Emirates Nuclear Energy Corporation (ENEC) confirmed last week that it had completed construction for its first of four large nuclear units. It also announced that the initial operation of the plant will be delayed until sometime in 2018 to allow sufficient time to gain more operational experience and obtain national and international readiness reviews. After those reviews have been successfully completed, the UAE nuclear regulator – Federal Authority for Nuclear Regulation (FANR) – will issue an operating license to allow fuel to be loaded into the reactor.
ENEC’s press release started with the good news; along with its partner, the Korean Electric Power Corporation, ENEC has completed construction and Hot Functional Tests of Barakah Unit 1 within the initially budgeted time and cost. That is an impressive accomplishment for a country that began pursuing nuclear energy development in earnest only a decade ago.
— Emirates Nuclear (@ENEC_UAE) May 5, 2017
There is every reason to be proud and excited about achieving the milestone of having completed the immensely challenging task of building a first of a kind large nuclear plant under some rather challenging conditions. The project has required the skilled management and task coordination of a massive, international, multilingual work force in a dusty, occasionally unbearably hot location.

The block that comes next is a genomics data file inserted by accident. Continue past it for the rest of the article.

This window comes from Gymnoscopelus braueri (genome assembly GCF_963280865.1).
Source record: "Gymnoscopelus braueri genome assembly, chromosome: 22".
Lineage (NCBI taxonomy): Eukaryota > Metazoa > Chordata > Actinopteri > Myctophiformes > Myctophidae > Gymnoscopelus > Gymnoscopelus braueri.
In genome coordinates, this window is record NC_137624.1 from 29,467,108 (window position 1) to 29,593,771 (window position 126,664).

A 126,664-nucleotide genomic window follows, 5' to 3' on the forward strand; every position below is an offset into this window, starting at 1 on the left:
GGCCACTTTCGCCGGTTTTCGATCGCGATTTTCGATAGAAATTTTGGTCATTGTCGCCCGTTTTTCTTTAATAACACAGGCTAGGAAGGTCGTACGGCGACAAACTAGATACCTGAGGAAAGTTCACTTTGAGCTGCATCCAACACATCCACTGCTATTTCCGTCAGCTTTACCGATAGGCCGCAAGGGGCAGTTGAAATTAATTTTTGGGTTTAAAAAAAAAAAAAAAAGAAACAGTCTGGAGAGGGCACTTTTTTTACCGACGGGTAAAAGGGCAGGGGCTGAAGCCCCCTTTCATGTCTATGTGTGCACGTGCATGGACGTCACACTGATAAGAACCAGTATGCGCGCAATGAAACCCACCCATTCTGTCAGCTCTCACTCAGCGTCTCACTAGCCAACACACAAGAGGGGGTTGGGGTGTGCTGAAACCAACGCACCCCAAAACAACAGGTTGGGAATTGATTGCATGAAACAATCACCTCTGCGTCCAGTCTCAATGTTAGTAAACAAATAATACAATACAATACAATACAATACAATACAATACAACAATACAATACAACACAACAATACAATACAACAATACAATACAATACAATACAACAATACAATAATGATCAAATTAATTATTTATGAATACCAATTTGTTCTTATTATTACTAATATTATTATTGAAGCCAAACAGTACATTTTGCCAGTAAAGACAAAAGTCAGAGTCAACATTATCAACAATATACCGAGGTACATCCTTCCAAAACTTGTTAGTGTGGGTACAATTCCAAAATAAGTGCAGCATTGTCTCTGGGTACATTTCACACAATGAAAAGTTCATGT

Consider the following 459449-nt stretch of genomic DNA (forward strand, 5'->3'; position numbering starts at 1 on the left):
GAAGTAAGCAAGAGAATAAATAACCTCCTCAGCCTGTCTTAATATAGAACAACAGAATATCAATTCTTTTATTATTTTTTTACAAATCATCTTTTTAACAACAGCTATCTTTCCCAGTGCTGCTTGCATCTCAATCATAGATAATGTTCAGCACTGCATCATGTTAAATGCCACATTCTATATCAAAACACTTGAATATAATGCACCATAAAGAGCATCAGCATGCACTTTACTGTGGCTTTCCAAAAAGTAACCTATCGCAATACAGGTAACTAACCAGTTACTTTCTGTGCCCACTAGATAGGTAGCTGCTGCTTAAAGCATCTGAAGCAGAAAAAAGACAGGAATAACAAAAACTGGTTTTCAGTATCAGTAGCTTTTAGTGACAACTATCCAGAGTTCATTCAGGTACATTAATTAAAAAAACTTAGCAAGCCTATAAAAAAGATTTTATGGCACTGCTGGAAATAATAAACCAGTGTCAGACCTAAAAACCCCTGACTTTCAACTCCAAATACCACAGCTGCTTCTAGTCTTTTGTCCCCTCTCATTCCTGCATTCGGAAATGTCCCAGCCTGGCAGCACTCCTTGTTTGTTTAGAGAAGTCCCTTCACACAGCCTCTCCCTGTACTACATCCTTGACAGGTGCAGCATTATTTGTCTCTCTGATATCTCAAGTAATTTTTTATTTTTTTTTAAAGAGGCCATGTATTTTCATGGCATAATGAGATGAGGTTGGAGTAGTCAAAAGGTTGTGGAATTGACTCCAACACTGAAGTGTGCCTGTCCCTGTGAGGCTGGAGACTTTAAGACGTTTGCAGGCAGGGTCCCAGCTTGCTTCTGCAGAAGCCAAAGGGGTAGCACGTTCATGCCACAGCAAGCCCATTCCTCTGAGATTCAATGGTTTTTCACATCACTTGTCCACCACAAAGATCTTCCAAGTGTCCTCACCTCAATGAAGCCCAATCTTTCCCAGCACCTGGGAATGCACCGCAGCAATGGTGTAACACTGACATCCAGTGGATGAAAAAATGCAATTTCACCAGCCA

“The completion of Unit 1 construction activities and the handover of all systems for commissioning are important milestones in a project that is critical to the future energy mix of the UAE, and they reflect the professionalism and dedication of everyone involved in the project,” said Mohamed Al Hammadi, Chief Executive Officer of ENEC.
Even though the completed unit is not the lead plant for the APR1400 series, it was begun long before the first APR1400 construction project was completed. Lessons from that construction effort were learned just in time to apply them to Barakah 1. Unfortunately, there was a two-plus year delay in achieving initial criticality and commercial operations at Shin Kori 3; a portion of that delay will cascade to Barakah 1 because it reduced the time available to gain operational experience.
The bottom line of ENEC’s announcement was that the ENEC Board of Directors had approved a new project timeline that shifted fuel loading and initial criticality of the facility from May 2017 to sometime in 2018. As the company explained,
ENEC also announced the approval by its Board of Directors of a timeline update for the start-up of Unit 1, driven by a desire to achieve the highest possible nuclear quality and safety standards. The approval follows a series of assessments by ENEC, Nawah and international experts, as well as lessons learned from Shin Kori Unit 3 in South Korea, the reference plant for Barakah. The timeline includes an extension for the start-up of nuclear operations for Unit 1, from 2017 to 2018, to ensure sufficient time for international assessments and adherence to nuclear industry safety standards, as well as a reinforcement of operational proficiency for plant personnel.